Recruiting Orphans For al Qaeda
Wednesday - August 11, 2005
My recent Dream for Africa’s Never Ending Garden mission trip to Swaziland has inspired me in recent columns to share my perspective on the HIV/AIDS and orphan crisis, and ways we can all help. This week’s focus is on the international security ramifications of a predicted 43 million African orphans by 2010.
Africa’s “in” right now with the media. Nothing beats the face of a celebrity like Oprah, Brad Pitt, U2’s Bono or Angelina Jolie to catapult a decade-long crisis into “breaking” news.
But what those high-profile news pieces miss is how African street orphans, their parents dead from AIDS, hungry, afraid and needing to belong, are vulnerable to certain other dangerous influences — dangerous to the free world — terrorist recruiters.
In Out of the Black Shadows, Christian evangelist Steven Lungu, orphaned at age 7, writes about how in 1962 communist factions in Rhodesia co-opted him and his gang to their cause by promising unlimited prosperity.
“The left-wing groups recruited from the tens of thousands of poor black youths … If you were homeless, jobless, hungry, dressed in rags — and desperate — wouldn’t you be tempted? I was,” says Lungu. “When the local political agitators found me I was a teenager living on my own under a bridge. My bed was a sandy grave I dug at night, my blanket an old burlap sack. I could not read or write. I could not find a job. The whites had helped me, true — by leaving their rubbish bins unguarded. I wore their cast-off shirts and trousers, and tied their wornout slippers to my feet with twine. My food came from their rubbish bins as well — slimy porridge, rotting fruit, leftover meat, stale bread. Our instructions were to cause the maximum amount of public terror and civil unrest that we could.”
Today’s Africa is a fertile breeding ground for al Qaeda. Consider the following:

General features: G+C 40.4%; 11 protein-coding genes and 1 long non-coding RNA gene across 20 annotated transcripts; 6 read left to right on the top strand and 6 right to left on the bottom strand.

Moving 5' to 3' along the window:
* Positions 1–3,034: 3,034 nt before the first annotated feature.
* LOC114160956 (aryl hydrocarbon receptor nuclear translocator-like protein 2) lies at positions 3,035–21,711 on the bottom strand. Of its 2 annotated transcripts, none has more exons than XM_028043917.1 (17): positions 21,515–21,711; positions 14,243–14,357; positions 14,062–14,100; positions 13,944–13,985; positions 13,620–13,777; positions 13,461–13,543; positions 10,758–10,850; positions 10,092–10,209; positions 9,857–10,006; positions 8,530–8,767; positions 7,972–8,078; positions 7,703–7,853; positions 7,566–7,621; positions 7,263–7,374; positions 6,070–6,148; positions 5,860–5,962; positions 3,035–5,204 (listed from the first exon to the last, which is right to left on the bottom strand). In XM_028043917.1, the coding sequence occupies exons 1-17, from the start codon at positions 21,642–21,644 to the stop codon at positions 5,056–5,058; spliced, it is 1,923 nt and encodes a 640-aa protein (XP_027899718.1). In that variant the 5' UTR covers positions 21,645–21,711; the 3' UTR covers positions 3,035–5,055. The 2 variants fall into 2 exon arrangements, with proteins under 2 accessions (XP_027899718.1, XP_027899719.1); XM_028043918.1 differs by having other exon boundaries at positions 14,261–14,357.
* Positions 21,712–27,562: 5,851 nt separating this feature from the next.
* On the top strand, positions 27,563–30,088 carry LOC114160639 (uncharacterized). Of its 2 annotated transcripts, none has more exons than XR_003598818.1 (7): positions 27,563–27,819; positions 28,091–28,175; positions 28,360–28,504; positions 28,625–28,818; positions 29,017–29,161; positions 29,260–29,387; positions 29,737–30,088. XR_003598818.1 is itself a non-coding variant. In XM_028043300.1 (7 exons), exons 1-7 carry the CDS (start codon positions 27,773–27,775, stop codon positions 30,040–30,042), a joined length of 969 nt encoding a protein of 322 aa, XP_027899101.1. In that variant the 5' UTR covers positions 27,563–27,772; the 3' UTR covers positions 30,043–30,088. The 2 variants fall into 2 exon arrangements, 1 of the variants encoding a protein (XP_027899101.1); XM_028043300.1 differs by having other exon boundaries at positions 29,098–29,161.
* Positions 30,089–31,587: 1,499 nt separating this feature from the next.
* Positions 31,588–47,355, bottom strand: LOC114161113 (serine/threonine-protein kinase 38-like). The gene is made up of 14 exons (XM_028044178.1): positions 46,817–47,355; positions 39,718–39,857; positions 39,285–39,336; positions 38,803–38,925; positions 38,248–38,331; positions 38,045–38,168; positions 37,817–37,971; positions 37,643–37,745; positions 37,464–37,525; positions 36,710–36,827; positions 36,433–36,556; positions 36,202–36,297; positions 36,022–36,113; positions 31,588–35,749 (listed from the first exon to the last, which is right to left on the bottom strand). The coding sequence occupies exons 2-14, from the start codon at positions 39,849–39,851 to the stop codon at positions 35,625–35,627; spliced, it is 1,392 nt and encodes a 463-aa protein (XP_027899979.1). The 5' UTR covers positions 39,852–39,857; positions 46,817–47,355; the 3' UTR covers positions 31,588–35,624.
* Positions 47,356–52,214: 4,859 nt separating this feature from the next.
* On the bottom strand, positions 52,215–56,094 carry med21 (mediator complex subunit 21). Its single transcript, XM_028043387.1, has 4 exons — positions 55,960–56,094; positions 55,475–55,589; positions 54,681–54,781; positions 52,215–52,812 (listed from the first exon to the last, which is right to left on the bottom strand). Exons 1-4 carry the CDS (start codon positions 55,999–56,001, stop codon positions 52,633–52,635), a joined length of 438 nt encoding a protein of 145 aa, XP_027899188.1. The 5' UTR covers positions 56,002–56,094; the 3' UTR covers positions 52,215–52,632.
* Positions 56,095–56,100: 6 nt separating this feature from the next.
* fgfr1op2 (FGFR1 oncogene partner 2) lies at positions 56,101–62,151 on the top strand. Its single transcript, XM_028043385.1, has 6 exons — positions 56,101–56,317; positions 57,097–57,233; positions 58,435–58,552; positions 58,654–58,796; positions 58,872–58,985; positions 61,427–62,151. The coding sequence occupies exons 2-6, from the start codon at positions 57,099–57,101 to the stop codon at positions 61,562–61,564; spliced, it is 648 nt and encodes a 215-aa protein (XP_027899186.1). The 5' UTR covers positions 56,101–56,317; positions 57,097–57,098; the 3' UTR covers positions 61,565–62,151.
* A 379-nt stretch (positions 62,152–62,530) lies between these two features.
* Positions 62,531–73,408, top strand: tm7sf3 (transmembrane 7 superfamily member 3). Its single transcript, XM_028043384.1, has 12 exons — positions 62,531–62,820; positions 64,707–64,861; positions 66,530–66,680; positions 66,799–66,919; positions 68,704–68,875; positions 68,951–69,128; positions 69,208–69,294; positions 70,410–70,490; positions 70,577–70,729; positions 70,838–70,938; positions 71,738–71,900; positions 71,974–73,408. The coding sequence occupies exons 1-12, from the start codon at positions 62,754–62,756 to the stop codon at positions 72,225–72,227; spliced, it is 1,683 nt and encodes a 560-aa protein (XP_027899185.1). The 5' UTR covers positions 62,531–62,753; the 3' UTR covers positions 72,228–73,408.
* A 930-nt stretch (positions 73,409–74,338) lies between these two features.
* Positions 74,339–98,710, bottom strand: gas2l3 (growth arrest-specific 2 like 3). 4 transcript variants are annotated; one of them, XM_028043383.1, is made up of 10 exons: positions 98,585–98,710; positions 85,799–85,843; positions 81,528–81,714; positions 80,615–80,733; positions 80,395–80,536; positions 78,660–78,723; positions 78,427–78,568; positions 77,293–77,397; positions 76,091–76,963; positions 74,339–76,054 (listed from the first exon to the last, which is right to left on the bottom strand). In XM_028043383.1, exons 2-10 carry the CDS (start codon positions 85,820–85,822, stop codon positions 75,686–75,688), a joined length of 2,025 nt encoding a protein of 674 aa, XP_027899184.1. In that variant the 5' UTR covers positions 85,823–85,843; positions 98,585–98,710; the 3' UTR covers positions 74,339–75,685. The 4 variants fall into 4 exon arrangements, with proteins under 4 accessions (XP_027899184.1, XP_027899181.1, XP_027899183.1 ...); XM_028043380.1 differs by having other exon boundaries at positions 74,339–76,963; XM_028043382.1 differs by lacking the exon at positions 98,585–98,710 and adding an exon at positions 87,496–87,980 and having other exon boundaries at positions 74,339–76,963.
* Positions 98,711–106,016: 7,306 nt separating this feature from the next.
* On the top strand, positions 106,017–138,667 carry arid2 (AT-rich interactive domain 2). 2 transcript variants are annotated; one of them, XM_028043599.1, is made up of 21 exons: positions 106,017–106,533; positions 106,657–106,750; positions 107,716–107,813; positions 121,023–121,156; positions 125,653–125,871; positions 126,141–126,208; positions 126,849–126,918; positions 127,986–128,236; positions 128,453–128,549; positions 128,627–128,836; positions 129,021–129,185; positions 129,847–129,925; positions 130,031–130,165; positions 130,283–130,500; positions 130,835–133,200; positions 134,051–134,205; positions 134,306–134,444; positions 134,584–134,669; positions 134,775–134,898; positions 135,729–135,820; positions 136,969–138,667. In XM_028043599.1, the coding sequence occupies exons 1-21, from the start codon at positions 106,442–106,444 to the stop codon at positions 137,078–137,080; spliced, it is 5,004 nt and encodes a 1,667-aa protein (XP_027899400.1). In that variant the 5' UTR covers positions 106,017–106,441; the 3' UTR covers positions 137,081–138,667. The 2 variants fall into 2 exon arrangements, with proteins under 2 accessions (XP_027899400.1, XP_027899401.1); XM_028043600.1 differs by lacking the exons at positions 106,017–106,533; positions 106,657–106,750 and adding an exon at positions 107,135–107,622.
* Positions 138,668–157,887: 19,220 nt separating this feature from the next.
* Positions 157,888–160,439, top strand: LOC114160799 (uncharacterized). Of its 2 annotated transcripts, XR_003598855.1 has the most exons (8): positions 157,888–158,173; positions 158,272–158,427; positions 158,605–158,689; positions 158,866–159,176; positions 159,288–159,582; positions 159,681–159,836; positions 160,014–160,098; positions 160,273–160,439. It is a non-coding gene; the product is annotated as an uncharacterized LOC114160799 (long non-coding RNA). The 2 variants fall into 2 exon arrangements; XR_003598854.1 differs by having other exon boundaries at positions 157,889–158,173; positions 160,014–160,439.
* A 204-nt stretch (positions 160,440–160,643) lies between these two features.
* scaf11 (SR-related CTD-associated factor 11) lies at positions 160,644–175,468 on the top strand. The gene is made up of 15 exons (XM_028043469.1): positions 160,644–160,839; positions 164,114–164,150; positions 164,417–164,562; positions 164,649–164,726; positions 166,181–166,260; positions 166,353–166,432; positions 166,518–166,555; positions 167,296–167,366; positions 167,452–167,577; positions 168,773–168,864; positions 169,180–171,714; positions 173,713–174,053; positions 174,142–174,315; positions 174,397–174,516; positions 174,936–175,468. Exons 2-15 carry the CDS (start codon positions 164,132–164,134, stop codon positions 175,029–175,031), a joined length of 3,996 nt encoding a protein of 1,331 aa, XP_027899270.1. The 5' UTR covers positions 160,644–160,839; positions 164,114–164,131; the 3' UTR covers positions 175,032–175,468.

• “The language of jihad is growing louder among some of the [African] continent’s 300 million Muslim faithful,” says veteran journalist Arnaud de Borchgrave. “The Muslim clerics get stipends from the Saudi Arabian Wahhabi clergy and train youngsters to become jihadis (holy warriors).”
• Western intelligence experts believe al Qaeda and its terrorist affiliates are looking for havens in many parts of Africa, to recruit and plan future operations.
• Al-Ittihad al-Islami, which operates as a religious organization in southern Somalia, has 17 mobile military training camps there and is listed by the U.S. as linked to al Qaeda.
• Haroon Rashid Aswat, a British citizen of Indian descent, was arrested three weeks ago in Zambia, linked to the July 7 London terrorist attack that killed 52 people.
• Twelve of the FBI’s 22 most wanted terrorists in the world come from African nations.
Do you have a son? I do. He’s now 30, but I clearly remember him at 12 — a boy, trying to be a man, resisting authority, yet needing love and hugs and guidance — and food, lots of food. When I hear of the plight of the homeless street boys of Kenya, Zambia, Mozambique, Swaziland and other African nations, I think of him and literally sob out loud. Children digging through garbage, using plastic bags for warmth, stealing for the older boys and being raped by them as thanks.
Many people have become desensitized by years of seeing images of starving, holloweyed African children, faces covered with flies and mucus, like those now seen in Niger. But we must look, and feel, and not give up on them. Steven Lungu believes in hope. Because one godly man cared, Lungu turned his life around.
Money isn’t the total answer, though the Saudis are pouring millions into building mosques and influencing governments. While I was in Swaziland, King Mswati III, after meeting with leaders of Arab Muslim nations, in return for an undisclosed financial arrangement, struck from Swaziland’s constitution the centuries-old clause pronouncing Christianity the official religion. (Hundreds of pastors protested to no avail.)
And the answer is sure not the United Nations, a largely corrupt body of nations with billions in aid money that never seems to anticipate a crisis in Africa. I favor hands-on efforts that focus on education, building orphanages and helping people feed themselves, like Dream for Africa (dreamforafrica. org). And I believe it’s a job too daunting for mere mortals. We need God’s help.
Recommended reading: “Al Qaeda Into Africa” by Arnaud de Borchgrave, “Washington Times,” March 22, 2004, and the book, “Out of the Black Shadows” by Stephen Lungu.
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